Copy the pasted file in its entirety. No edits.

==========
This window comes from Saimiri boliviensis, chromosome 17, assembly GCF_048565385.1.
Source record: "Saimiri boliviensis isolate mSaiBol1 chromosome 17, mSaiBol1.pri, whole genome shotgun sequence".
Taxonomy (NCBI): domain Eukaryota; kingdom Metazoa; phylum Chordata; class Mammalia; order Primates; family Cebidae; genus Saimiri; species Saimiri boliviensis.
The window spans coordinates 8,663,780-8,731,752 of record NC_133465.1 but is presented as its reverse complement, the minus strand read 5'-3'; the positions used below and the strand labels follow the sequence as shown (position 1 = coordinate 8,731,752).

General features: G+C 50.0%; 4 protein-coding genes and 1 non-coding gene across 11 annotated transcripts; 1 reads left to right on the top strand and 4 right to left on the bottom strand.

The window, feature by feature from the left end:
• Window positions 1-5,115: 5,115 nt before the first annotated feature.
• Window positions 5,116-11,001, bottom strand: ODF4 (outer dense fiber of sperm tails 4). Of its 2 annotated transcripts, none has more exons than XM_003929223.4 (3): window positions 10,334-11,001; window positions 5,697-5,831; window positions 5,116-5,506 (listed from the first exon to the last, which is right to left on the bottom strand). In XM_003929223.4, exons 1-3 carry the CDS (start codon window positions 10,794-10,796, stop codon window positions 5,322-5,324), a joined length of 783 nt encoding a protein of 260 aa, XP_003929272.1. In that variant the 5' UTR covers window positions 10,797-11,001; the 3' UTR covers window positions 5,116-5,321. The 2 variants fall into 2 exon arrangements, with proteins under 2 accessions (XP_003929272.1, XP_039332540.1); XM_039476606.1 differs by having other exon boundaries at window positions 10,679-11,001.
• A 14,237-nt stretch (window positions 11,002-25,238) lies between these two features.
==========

This window comes from Saimiri boliviensis, chromosome 17, assembly GCF_048565385.1.
Source record: "Saimiri boliviensis isolate mSaiBol1 chromosome 17, mSaiBol1.pri, whole genome shotgun sequence".
Taxonomy (NCBI): domain Eukaryota; kingdom Metazoa; phylum Chordata; class Mammalia; order Primates; family Cebidae; genus Saimiri; species Saimiri boliviensis.
The window spans coordinates 8,663,780-8,731,752 of record NC_133465.1 but is presented as its reverse complement, the minus strand read 5'-3'; the positions used below and the strand labels follow the sequence as shown (position 1 = coordinate 8,731,752).

General features: G+C 50.0%; 4 protein-coding genes and 1 non-coding gene across 11 annotated transcripts; 1 reads left to right on the top strand and 4 right to left on the bottom strand.

The window, feature by feature from the left end:
• Window positions 1-5,115: 5,115 nt before the first annotated feature.
• Window positions 5,116-11,001, bottom strand: ODF4 (outer dense fiber of sperm tails 4). Of its 2 annotated transcripts, none has more exons than XM_003929223.4 (3): window positions 10,334-11,001; window positions 5,697-5,831; window positions 5,116-5,506 (listed from the first exon to the last, which is right to left on the bottom strand). In XM_003929223.4, exons 1-3 carry the CDS (start codon window positions 10,794-10,796, stop codon window positions 5,322-5,324), a joined length of 783 nt encoding a protein of 260 aa, XP_003929272.1. In that variant the 5' UTR covers window positions 10,797-11,001; the 3' UTR covers window positions 5,116-5,321. The 2 variants fall into 2 exon arrangements, with proteins under 2 accessions (XP_003929272.1, XP_039332540.1); XM_039476606.1 differs by having other exon boundaries at window positions 10,679-11,001.
• A 14,237-nt stretch (window positions 11,002-25,238) lies between these two features.